Thursday, January 19, 2006

Besson and the Rise of Technology




"From the 1530's onward there is a slow but steady increase in the number of printed books on technology, and by the latter third of the century, print had become a suitable medium both for descriptive works and for presentation of technical innovations, as well as discussions of the significance of technology in general. This movement toward a fully public medium completed the transformation initiated with the shift toward manuscripts in the fifteenth century.

Technology, which had once been nearly the exclusive possession of a particular craft group, was now being displayed and discussed before a wide audience of educated, but unspecialized readers. By 1600, technical information was being transmitted through three main channels: the older, oral medium of the craft group; the manuscript which circulated among interested parties; and the printed work intended for a "semi-popular," moderately learned, lay public. With minor modifications, this situation persisted until the late eighteenth century and the rise of schools of engineering. Its final transformation came only in the following century with the rise of industrial societies and the beginnings of mass secondary education."




In the 2nd half of the 16th century a genre of technical publications emerged that are collectively known as the 'Theatre of Machines'. These were highly illustrated books which sought to bring both the fanciful and innovative machines to the literate public.

It was the mathematician, engineer, pastor and chemist Jacques Besson's Theatrum Instrumentorum et Machinarum which gave its name to the body of works that were produced for 2 centuries. A minor edition of this book was first issued in 1573 but the complete treatise, from which the above images have been taken, came out in 1578. There had been other mechanical publications but what set Bresson's book apart is that it was documenting his inventions rather than describing what was already in existence, per se.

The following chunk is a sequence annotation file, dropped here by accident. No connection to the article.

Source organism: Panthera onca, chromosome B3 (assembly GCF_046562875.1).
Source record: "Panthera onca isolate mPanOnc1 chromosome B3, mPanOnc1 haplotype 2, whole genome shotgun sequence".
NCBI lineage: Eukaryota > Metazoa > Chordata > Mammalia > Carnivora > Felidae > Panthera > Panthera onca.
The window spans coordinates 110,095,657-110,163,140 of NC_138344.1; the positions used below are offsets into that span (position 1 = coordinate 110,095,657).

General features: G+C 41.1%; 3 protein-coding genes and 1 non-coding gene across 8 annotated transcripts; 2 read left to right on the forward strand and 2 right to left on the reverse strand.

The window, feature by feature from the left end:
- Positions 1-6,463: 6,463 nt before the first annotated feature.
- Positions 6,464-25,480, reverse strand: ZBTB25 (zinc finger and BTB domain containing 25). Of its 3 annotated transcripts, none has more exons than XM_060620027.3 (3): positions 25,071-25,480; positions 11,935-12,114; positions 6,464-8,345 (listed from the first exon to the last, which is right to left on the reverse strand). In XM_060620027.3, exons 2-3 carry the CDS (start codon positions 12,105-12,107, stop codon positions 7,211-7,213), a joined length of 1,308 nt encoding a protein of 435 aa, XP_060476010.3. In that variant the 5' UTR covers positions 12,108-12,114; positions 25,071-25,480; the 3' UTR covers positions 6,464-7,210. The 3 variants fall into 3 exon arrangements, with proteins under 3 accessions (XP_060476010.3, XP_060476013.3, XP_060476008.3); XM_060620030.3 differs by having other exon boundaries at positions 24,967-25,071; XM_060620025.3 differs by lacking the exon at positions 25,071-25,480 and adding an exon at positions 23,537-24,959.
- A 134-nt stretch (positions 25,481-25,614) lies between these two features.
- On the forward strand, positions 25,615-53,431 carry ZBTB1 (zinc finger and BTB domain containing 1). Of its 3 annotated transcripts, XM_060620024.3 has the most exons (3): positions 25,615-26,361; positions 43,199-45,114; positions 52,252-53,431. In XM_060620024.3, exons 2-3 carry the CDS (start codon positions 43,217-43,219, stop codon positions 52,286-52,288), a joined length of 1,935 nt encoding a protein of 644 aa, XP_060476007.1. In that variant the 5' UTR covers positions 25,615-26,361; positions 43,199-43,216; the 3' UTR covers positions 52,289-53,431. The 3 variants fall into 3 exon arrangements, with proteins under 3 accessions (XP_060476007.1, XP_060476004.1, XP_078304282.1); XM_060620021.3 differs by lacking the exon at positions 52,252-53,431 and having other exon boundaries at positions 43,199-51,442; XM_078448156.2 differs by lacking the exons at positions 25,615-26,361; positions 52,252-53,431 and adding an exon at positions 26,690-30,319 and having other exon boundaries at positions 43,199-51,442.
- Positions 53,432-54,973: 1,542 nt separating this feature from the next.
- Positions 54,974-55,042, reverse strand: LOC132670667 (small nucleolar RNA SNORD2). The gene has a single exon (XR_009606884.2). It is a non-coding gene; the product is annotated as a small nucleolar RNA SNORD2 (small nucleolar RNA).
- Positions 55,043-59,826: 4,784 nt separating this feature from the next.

Incidentally, the book's dedication apparently attempts to establish both copyright and patent ownership, under royal patronage - a very early and novel assertion for a renaissance work.

60 copper plate engravings by René Boyvin depict "lathes, stone cutters, saw mills, horse carriages, barrels, dredges, pile drivers, grist mills, hauling machines, cranes, elevators, pumps, salvage machines, nautical propulsion machines, and many others."
“Economic necessity certainly was not the motivating force behind the plethora of technological novelties. They were the products of a fertile imagination that took delight in itself and it its ability to operate within the constraints of the possible, if not the useful. Some of the novel mechanisms pictured in the machine books were later incorporated into practical devices; others stand unused as proof of the fertility of the contriving mind.” (Basalla, 1988)

3 comments :

Kristine said...

Dear Peacay,
Many congratulations on winning the Best New Blog Award at Cliopatra! My favourite early modern machine is Ramelli's reading machine from his Le diverse et artificiose machine del Capitano Agostina Ramelli, 1588.
He describes it as an ingenious machine, "very useful and convenient for anyone who takes pleasure in study." It was never built in the renaissance, but apparently the architect Daniel Libeskind has recently built one.

pk said...

Thanks very much Kristene.

Wow, I love that Ramelli pic (there's a 2Mb version here). I had not seen it before - so that's what the internet used to look like huh?

I have had Ramelli on the back of my mind for a long time - moving slowly towards his book. One of these days...

George said...

Great post! It's nice to see Besson getting some press.

I'd like to make one small correction. I think that most of the plates were engraved by Jacques Androuet Ducerceau. It's interesting to think of how a relatively famous Huguenot artist and engraver would end up etching plates for a math teacher/failed pastor/creator of mathematical instruments/distiller of perfumes!

Besson kicked off an entire genre of works. He and Ramelli seem to get most of the credit for the genre's popularity. I think that some of the bit players need more attention. The lives of Heinrich Zeising, Ambroise Bachot, Jean Errard de Bar-le-Duc, and Georg Andreas Bockler are still largely unknown.

Bockler, for example, seems to have been very successful. His Theatri Machinarum Novum appears in the libraries of Hooke, Halley, and Pepys despite being an almost direct copy of de Strada's earlier work which was largely copied from manuscripts by Franceso di Giorgio Martini!

Zeising did something different. While copying Ramelli and Besson, he placed people in the foreground. Compare Ramelli's original with Zeising's copy. Is the creepy supervisor really necessary? Why?

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